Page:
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Actor, director and producer Aamir Khan.

 

Aamir Khan, Indian star of stage and screen, had a dream. It was based upon a simple idea: “TV has great power. It’s in every home in India. So can’t we do something with the potential to bring about huge social change?”

That thought became a format project, into which he wanted to pack social issues that Indians live with daily but don’t want to talk about. A few choice ones: female foeticide, road safety, and child sex abuse. Before pitching it to Star India, a major network, he researched it to ensure he had a show. “When we finally had the material and were satisfied, we felt that now it doesn’t matter if Star says no. I could do it on the internet.”

The great news was, Star said yes! So Khan gave them three conditions to carrying it:

It must be in multiple languages. “If you want to reach out to people, you have to be able to communicate with them in their own language… India is a bit like Europe, with different languages and customs,” Khan explained.

All channels under the Star stable should play the show, at the same time, in different languages. “I didn’t want just one channel. I wanted the whole network,” he added.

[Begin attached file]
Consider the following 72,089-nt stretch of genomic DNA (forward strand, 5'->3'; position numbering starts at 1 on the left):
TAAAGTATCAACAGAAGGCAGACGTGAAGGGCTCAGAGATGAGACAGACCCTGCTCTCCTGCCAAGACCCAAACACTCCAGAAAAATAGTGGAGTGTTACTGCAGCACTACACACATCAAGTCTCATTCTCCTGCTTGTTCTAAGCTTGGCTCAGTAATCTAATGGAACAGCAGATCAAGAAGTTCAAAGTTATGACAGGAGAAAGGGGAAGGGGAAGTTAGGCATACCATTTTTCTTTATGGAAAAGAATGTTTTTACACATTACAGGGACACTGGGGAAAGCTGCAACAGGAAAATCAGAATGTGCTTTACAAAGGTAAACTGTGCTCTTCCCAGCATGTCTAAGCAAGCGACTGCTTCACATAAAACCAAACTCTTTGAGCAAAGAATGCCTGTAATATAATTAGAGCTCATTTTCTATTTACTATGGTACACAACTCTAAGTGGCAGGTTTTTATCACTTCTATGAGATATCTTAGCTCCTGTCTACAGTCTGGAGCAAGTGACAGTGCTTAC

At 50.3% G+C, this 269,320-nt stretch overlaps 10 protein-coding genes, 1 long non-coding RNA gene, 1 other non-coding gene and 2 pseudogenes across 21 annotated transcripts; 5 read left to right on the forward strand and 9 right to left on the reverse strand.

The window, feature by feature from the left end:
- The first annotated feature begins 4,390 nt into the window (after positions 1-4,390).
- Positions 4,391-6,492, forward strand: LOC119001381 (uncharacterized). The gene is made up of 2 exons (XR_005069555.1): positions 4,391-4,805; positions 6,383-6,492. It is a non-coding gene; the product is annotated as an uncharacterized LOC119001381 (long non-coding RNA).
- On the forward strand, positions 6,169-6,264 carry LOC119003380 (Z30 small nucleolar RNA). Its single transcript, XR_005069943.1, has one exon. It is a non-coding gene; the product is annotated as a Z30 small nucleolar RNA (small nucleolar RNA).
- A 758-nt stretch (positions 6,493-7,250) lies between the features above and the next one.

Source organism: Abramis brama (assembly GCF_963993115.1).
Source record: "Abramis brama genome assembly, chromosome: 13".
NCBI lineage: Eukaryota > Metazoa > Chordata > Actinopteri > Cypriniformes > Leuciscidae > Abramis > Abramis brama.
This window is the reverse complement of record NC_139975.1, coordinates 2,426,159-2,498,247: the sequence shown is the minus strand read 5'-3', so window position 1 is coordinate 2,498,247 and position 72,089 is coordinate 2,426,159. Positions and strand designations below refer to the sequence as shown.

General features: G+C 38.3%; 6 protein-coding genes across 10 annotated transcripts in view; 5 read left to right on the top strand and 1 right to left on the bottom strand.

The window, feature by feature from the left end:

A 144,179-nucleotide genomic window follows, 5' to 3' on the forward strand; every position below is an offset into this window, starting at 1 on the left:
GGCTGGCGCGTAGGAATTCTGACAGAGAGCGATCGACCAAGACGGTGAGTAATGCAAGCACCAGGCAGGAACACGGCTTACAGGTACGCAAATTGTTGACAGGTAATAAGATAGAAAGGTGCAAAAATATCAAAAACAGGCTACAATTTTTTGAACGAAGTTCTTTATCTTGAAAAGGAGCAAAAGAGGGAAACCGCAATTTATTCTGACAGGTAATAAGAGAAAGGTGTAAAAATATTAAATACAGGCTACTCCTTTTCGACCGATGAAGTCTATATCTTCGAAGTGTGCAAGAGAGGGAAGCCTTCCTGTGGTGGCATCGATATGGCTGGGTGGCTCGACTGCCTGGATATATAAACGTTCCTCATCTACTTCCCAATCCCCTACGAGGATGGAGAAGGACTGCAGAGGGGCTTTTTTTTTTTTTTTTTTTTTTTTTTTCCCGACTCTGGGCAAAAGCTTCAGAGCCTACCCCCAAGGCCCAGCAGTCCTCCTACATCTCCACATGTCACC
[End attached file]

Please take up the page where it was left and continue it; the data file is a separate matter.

In states where Star is not the leading channel, Star had to agree to give the show to its competitor.

 

It was at this last one that Star blanched, and asked for a different third condition. So Khan said, “Okay. In the main language we’re making it in, that’s Hindi, I want it to go to your competitor too.”

The result was Satyamev Jayate, which in English means “Truth Alone Prevails”. Today it’s in its third season, and is watched by over 600m Indians per week.

Asked by Spurlock whether he was nervous about the initial public reaction, Khan conceded. “But people connected emotionally, which told us they wanted change,” he said. “There is a socially relevant vacuum people want to tap into; it deals with their daily lives.”

One episode tackled road safety, likening the numerous car accidents in Indian cities to murder.

“These are not accidents,” said Khan vehemently. “If you can do things that can change the outcome, they aren’t accidents”—in India, driving tests aren’t done properly, licenses are given freely, and most truck drivers are intoxicated and overloaded, he said.

“Under these conditions, an accident will always happen. These are very preventable,” he said.

The episode made an impact: “There’s a new bill coming out on road safety and transport rules. We hope there’ll be a stronger law.”

Satyamev Jayate also gives people clear ways of helping or seeking help. A relevant organisation is selected for every episode, so even if you don’t have time to volunteer, you can donate.

As an example, AA was a partner for its alcohol abuse episode. “They were a very dynamic partner,” said Khan. “We flashed their number on our screens and there was a huge flood of responses, so a lot of people could be helped.” 400.000 people called AA in the first 2-3 weeks, but the calls haven’t stopped yet, he added.